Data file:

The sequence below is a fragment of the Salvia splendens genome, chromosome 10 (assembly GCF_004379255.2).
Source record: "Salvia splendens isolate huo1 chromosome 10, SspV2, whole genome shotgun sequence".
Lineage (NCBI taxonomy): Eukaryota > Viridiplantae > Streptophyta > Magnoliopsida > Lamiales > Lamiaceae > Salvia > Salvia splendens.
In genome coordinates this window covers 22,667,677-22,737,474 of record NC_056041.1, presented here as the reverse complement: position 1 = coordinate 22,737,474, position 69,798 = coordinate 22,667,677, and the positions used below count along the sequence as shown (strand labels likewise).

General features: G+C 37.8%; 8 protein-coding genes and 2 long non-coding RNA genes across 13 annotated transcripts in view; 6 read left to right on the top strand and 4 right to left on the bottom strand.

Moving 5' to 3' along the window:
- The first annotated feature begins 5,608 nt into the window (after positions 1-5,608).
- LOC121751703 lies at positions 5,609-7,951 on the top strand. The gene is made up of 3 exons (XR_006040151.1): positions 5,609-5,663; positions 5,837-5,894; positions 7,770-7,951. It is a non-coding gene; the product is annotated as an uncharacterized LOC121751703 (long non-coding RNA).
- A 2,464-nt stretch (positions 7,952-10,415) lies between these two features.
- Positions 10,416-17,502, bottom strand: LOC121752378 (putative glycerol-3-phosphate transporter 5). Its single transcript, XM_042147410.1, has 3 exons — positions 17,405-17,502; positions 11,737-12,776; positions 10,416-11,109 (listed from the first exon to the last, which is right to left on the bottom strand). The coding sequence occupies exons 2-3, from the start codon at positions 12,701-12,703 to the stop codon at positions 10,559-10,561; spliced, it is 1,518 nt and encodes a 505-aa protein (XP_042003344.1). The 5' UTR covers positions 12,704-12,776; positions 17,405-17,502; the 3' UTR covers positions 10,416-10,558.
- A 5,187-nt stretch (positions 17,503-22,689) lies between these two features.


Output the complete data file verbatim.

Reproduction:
The sequence below is a fragment of the Salvia splendens genome, chromosome 10 (assembly GCF_004379255.2).
Source record: "Salvia splendens isolate huo1 chromosome 10, SspV2, whole genome shotgun sequence".
Lineage (NCBI taxonomy): Eukaryota > Viridiplantae > Streptophyta > Magnoliopsida > Lamiales > Lamiaceae > Salvia > Salvia splendens.
In genome coordinates this window covers 22,667,677-22,737,474 of record NC_056041.1, presented here as the reverse complement: position 1 = coordinate 22,737,474, position 69,798 = coordinate 22,667,677, and the positions used below count along the sequence as shown (strand labels likewise).

General features: G+C 37.8%; 8 protein-coding genes and 2 long non-coding RNA genes across 13 annotated transcripts in view; 6 read left to right on the top strand and 4 right to left on the bottom strand.

Moving 5' to 3' along the window:
- The first annotated feature begins 5,608 nt into the window (after positions 1-5,608).
- LOC121751703 lies at positions 5,609-7,951 on the top strand. The gene is made up of 3 exons (XR_006040151.1): positions 5,609-5,663; positions 5,837-5,894; positions 7,770-7,951. It is a non-coding gene; the product is annotated as an uncharacterized LOC121751703 (long non-coding RNA).
- A 2,464-nt stretch (positions 7,952-10,415) lies between these two features.
- Positions 10,416-17,502, bottom strand: LOC121752378 (putative glycerol-3-phosphate transporter 5). Its single transcript, XM_042147410.1, has 3 exons — positions 17,405-17,502; positions 11,737-12,776; positions 10,416-11,109 (listed from the first exon to the last, which is right to left on the bottom strand). The coding sequence occupies exons 2-3, from the start codon at positions 12,701-12,703 to the stop codon at positions 10,559-10,561; spliced, it is 1,518 nt and encodes a 505-aa protein (XP_042003344.1). The 5' UTR covers positions 12,704-12,776; positions 17,405-17,502; the 3' UTR covers positions 10,416-10,558.
- A 5,187-nt stretch (positions 17,503-22,689) lies between these two features.